SKI Racing, Inc. v. Johnson
United States District Court for the District of New Mexico
July 31, 2010, Decided; July 31, 2010, Filed
No. 09-CV-1181 MCA/LAM
MEMORANDUM OPINION AND ORDER
This matter comes before the Court upon Defendants' Motion to Dismiss for Lack of Personal Jurisdiction and to Dismiss or Transfer for Improper Venue. [Doc. 4] The Court has considered the parties' submissions, the applicable law, and is otherwise fully advised. For the reasons that follow, the Court concludes that it lacks personal jurisdiction over Defendants, and therefore grants Defendants' motion to dismiss.
Johnson has moved the Court pursuant to Fed. R. Civ. P. 12(b)(2) for dismissal of this action, asserting that he does not have constitutionally adequate contacts with New Mexico to support this Court's assertion of personal jurisdiction over him with respect to the claims asserted by SKI. In a case in which the Court's subject matter [*2] jurisdiction is founded on diversity of citizenship, 28 U.S.C. § 1332, whether an assertion of personal jurisdiction over a non-resident defendant is proper turns upon two showings: (1) that the long-arm statute of the forum state, in this case, NMSA 1978, § 38-1-16, authorizes service of process upon the defendant, and (2) that the assertion of personal jurisdiction comports with the due process clause of the Fourteenth Amendment. Far West Capital v. Towne, 46 F.3d 1071, 1074 (10th Cir. 1995). A court's exercise of personal jurisdiction over a defendant in a diversity case comports with due process where (1) "there exist 'minimum contacts' between the defendant and the forum State" and (2) considering the defendant's contacts with the forum state, "maintenance of the suit 'does not offend traditional notions of fair play and substantial justice." Far West, 46 F.3d at 1074 (citations and internal quotation marks omitted).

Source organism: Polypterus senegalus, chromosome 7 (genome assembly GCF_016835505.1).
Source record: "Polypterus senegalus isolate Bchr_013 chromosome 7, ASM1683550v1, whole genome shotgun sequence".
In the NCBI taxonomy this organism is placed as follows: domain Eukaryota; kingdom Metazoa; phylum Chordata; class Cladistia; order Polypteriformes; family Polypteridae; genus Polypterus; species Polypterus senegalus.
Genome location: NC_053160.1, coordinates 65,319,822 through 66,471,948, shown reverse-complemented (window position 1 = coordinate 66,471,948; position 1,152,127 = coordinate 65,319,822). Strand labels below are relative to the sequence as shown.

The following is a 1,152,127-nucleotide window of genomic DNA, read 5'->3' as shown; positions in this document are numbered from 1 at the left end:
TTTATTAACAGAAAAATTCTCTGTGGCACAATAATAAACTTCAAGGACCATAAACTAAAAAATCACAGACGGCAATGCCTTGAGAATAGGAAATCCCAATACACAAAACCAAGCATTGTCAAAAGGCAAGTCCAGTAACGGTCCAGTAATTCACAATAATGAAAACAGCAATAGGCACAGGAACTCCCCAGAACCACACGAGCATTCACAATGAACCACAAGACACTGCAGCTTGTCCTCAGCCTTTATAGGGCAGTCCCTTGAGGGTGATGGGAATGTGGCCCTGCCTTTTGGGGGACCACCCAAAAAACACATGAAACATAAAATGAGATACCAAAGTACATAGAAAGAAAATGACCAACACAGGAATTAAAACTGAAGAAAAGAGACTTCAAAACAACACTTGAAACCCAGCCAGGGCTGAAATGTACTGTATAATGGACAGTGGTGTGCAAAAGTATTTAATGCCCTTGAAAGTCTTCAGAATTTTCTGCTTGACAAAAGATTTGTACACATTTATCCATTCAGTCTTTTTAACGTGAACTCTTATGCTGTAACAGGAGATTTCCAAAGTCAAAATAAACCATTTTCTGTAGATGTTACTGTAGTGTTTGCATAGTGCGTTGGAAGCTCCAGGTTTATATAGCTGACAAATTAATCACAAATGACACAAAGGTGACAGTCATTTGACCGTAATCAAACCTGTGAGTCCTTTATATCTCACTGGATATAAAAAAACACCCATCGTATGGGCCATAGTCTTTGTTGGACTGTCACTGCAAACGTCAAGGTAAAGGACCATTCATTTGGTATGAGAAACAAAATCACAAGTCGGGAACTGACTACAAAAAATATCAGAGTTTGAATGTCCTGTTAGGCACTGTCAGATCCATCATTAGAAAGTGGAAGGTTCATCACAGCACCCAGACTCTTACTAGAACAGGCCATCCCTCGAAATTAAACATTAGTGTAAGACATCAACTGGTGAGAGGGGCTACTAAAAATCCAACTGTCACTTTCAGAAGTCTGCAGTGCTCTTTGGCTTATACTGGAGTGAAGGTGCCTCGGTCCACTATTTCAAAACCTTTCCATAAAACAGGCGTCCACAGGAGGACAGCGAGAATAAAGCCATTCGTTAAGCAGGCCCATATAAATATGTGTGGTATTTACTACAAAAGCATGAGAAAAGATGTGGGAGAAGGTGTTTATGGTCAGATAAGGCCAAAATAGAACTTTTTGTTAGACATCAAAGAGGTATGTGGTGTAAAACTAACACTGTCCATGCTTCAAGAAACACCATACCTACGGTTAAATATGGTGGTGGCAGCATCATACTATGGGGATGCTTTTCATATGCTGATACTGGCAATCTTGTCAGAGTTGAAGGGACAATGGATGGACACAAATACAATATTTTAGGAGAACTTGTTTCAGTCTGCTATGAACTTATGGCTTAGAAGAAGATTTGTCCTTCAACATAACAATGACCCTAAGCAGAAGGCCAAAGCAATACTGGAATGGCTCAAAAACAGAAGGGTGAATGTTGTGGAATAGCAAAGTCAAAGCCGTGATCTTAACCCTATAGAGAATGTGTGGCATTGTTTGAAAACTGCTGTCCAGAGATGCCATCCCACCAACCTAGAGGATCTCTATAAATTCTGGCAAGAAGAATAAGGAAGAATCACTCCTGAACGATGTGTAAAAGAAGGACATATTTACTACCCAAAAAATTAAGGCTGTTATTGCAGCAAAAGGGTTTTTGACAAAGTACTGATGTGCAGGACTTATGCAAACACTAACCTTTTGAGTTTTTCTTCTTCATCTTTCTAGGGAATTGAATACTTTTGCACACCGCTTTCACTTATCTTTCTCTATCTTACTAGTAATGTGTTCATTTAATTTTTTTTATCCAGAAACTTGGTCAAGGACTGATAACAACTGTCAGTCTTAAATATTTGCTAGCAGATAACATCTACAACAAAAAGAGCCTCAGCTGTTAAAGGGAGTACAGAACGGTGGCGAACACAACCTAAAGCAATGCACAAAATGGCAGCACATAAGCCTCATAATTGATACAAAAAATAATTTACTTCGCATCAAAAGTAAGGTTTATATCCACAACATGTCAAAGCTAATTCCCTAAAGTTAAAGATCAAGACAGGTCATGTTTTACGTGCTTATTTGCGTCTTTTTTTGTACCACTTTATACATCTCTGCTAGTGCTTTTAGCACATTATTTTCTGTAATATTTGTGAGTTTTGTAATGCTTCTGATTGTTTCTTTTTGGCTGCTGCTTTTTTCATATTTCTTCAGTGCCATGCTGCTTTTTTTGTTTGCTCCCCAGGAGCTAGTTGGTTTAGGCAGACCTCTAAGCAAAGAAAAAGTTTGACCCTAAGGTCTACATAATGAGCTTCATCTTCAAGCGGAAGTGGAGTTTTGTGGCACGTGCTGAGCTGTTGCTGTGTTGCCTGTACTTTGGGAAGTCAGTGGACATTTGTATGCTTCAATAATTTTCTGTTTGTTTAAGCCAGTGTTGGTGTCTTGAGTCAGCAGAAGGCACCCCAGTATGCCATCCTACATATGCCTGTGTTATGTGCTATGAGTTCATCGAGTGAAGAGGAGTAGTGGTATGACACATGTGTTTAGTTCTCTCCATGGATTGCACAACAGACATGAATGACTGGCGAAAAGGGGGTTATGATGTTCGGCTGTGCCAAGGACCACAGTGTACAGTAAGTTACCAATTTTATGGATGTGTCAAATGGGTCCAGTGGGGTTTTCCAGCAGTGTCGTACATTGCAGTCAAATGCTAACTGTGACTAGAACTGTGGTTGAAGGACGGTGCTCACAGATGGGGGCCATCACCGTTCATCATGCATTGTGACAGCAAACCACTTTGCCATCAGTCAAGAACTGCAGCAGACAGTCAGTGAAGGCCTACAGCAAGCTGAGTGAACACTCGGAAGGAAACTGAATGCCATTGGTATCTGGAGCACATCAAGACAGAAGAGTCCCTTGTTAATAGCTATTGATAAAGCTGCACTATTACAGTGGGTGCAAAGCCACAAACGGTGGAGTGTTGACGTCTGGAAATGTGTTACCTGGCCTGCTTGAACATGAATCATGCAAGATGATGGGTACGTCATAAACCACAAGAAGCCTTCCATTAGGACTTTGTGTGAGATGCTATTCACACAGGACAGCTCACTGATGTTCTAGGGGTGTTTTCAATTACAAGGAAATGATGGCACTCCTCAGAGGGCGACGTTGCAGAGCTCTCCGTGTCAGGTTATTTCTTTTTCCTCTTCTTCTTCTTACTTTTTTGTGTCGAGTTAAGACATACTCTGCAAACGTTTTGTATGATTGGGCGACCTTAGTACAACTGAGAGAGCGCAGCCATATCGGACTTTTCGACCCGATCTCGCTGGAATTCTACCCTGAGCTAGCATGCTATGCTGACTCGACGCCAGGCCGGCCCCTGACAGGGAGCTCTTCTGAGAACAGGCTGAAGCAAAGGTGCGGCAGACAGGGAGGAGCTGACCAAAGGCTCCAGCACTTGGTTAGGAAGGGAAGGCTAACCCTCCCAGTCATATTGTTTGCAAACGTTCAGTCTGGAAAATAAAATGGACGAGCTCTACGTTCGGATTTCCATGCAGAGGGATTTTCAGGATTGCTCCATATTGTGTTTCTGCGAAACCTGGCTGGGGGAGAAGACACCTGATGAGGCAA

In conducting its personal jurisdiction analysis, the Court interprets and applies New Mexico's long-arm statute as would the New Mexico Supreme Court. See Diamond Crystal Brands v. Food Movers Int'l, Inc., 593 F.3d 1249, 1258 (11th Cir. 2010) (applying Georgia long-arm statute). The New Mexico long-arm statute provides in pertinent part that:Read The Full CaseNot a Lexis Advance subscriber? Try it out for free.
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2010 U.S. Dist. LEXIS 143645 *
SKI RACING, INCORPORATED, Plaintiff, v. ALLEN JOHNSON dba JOHNSON AND JOHNSON RACING, aka JOHNSON & JOHNSON RACING; and JOHNSON & JOHNSON RACING, INC., Defendants.
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